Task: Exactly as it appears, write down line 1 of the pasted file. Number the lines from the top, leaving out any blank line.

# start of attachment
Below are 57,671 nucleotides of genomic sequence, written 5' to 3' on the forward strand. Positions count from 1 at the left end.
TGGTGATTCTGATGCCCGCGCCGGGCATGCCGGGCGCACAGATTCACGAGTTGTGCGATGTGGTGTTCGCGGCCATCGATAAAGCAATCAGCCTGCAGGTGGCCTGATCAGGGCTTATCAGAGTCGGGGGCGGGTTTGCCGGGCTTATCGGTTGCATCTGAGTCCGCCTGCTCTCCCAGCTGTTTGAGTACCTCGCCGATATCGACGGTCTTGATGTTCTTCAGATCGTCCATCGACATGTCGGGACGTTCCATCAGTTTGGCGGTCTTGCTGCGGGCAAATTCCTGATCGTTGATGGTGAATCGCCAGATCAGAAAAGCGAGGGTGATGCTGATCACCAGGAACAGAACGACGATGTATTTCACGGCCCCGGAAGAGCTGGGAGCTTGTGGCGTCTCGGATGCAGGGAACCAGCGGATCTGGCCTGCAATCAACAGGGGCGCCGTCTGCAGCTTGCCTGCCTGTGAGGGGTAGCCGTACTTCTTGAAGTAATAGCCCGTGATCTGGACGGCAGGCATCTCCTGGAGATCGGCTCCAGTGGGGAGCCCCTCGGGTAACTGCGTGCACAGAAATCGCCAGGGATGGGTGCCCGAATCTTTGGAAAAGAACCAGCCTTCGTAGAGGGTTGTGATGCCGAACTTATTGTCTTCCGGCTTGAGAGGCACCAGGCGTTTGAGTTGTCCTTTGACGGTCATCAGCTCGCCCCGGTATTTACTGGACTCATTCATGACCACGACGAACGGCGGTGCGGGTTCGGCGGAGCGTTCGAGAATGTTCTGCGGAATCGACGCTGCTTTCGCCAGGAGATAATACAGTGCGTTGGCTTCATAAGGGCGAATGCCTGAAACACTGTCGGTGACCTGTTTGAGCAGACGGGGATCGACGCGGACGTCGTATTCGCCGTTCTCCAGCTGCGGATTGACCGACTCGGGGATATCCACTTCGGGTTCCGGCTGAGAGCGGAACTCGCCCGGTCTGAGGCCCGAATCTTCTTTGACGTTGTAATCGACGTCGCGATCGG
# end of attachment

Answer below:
Below are 57,671 nucleotides of genomic sequence, written 5' to 3' on the forward strand. Positions count from 1 at the left end.